Bacterial community composition and diversity uncovered in experimental sludge treatment reed bed systems with different swine slurry hydraulic loadings
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Ecological Engineering, vol. 123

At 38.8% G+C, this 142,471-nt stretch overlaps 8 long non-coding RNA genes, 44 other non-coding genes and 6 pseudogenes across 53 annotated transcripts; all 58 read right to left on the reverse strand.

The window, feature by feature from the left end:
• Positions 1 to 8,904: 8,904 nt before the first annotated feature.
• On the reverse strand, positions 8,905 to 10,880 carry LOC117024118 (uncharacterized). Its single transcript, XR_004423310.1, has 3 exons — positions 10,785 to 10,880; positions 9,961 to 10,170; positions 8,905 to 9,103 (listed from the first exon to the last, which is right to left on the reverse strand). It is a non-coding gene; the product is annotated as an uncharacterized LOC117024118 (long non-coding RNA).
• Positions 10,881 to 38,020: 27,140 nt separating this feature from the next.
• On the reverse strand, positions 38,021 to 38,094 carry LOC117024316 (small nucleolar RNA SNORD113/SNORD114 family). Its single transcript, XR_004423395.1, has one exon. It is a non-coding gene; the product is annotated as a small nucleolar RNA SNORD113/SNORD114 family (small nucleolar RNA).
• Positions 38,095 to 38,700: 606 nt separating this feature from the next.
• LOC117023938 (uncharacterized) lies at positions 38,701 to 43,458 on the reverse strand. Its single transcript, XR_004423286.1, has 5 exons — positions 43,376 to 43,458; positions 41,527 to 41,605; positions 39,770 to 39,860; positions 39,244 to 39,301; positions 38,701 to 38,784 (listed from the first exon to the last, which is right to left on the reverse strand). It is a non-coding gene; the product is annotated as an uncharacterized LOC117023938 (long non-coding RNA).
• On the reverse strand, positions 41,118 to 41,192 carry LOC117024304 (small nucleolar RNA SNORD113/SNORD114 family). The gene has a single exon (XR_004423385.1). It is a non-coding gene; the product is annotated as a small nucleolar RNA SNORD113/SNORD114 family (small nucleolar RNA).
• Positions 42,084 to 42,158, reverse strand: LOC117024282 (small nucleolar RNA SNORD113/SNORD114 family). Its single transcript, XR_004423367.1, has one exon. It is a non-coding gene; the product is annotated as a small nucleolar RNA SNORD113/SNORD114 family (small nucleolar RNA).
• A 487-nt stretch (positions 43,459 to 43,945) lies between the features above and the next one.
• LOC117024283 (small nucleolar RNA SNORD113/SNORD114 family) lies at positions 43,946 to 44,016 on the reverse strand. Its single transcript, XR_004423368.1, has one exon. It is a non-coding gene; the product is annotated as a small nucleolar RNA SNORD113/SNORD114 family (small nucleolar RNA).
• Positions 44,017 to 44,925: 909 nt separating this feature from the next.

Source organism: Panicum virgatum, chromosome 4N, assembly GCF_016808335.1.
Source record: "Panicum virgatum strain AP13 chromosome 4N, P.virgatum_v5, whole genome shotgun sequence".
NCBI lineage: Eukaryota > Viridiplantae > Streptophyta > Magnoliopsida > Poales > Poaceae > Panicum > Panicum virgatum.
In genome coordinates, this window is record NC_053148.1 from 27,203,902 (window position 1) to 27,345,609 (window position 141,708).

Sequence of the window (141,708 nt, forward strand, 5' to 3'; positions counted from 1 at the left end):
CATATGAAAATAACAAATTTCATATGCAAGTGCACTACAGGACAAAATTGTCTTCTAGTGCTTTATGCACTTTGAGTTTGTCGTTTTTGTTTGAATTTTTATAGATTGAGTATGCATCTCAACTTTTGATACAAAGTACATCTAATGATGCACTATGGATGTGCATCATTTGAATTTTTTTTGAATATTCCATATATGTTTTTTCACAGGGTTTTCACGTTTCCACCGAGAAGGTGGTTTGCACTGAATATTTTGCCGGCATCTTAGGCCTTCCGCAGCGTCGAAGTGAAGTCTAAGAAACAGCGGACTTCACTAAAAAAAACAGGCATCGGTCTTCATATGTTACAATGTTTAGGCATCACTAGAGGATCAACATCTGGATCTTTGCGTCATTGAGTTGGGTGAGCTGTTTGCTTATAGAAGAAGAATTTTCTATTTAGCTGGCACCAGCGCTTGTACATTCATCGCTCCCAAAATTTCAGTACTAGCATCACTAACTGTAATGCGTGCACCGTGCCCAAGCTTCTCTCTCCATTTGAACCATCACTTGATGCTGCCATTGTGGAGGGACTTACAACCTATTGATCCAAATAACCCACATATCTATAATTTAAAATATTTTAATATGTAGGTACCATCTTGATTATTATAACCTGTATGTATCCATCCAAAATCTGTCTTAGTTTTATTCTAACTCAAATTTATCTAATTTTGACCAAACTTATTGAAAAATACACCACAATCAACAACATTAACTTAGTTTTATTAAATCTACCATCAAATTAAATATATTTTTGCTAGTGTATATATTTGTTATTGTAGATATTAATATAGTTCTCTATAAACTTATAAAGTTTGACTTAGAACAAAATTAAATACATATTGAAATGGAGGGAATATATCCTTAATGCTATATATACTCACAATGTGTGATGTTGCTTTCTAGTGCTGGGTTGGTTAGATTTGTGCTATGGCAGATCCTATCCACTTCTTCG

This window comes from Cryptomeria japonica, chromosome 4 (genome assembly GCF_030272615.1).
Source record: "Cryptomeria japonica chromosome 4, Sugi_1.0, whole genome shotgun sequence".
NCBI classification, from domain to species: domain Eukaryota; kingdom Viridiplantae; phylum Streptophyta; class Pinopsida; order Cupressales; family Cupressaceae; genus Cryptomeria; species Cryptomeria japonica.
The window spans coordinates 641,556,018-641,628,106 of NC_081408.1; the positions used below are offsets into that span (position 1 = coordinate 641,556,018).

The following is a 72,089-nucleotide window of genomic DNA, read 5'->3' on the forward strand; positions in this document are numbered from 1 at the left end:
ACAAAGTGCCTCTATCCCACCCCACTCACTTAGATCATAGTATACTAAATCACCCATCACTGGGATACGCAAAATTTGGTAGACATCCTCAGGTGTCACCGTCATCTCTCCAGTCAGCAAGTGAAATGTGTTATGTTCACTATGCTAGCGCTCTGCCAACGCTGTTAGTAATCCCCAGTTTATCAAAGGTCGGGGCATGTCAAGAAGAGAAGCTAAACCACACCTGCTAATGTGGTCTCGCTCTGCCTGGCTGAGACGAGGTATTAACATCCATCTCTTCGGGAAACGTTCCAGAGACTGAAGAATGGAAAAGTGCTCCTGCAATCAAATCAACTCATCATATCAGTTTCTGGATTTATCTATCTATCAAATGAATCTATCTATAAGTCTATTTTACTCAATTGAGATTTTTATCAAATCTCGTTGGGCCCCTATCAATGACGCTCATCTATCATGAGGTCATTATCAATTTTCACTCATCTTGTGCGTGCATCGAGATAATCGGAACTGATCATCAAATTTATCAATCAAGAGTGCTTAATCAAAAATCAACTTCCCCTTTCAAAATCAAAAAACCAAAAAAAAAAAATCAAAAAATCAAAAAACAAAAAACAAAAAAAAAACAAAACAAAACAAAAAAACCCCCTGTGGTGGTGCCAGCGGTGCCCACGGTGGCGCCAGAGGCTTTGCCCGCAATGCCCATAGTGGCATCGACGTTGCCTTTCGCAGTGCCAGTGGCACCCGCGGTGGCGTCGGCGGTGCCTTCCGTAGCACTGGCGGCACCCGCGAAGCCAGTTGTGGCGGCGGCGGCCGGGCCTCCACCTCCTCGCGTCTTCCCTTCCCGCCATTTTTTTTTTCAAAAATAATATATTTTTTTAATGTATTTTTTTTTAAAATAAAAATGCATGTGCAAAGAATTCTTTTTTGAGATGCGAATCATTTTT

Nowadays swine slurry management is a very important environmental issue. Sludge treatment reed bed systems are sludge treatment systems based on constructed wetlands. The present study characterizes via 16S rRNA gene high-throughput the bacterial communities contained in untreated swine slurry and treated swine slurry by means of mesocosm-scale sludge treatment reed beds receiving different slurry loadings. The bacterial community composition varied between the treated and untreated slurry, with a notable slurry loading influence also observed. Richness, diversity and ordination measurements of the studied communities evidenced profound differences between the untreated and treated swine slurry bacterial communities; and only slight differences among the treated swine slurry communities. Interestingly, the slurry loading allowed to define two groups: mesocosm communities residing in the highest hydraulic slurry loadings and other mesocosm communities. The pH value emerged as an important community composition, diversity and ordination predictor. The functional bacterial community composition was predicted through the in silico approach. Results confirmed that the main nitrogen cycle metabolic pathways were present in the mesocosm communities with ammonification and assimilatory nitrate reduction as the most commonly detected nitrogen pathways in treated swine slurry.
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